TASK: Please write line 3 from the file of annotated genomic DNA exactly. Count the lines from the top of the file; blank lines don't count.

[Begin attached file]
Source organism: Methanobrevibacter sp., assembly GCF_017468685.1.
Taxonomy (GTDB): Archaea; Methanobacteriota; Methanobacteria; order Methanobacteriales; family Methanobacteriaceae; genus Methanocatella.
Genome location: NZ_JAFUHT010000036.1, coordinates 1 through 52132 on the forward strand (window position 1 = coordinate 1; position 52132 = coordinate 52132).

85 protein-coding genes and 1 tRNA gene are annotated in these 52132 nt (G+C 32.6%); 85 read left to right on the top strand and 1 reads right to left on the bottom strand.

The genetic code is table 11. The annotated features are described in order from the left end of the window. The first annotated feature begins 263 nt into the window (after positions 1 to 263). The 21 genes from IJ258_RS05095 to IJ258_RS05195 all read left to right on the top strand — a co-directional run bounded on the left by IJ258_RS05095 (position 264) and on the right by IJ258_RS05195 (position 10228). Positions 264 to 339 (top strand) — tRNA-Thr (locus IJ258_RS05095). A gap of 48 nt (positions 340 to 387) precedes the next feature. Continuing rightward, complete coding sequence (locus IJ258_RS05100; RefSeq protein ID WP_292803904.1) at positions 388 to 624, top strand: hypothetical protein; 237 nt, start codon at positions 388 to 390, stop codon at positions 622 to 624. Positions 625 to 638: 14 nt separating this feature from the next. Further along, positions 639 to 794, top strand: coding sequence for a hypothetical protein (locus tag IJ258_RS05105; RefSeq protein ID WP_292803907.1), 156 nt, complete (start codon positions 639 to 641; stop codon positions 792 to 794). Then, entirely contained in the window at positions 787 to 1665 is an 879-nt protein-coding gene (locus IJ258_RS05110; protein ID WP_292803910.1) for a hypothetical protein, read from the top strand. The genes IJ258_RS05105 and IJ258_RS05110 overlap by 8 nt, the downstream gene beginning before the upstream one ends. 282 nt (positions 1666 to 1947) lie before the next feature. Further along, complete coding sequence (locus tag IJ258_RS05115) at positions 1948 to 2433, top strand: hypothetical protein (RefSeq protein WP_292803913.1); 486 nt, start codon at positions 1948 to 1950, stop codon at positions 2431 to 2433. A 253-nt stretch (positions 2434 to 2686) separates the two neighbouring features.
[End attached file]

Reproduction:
Genome location: NZ_JAFUHT010000036.1, coordinates 1 through 52132 on the forward strand (window position 1 = coordinate 1; position 52132 = coordinate 52132).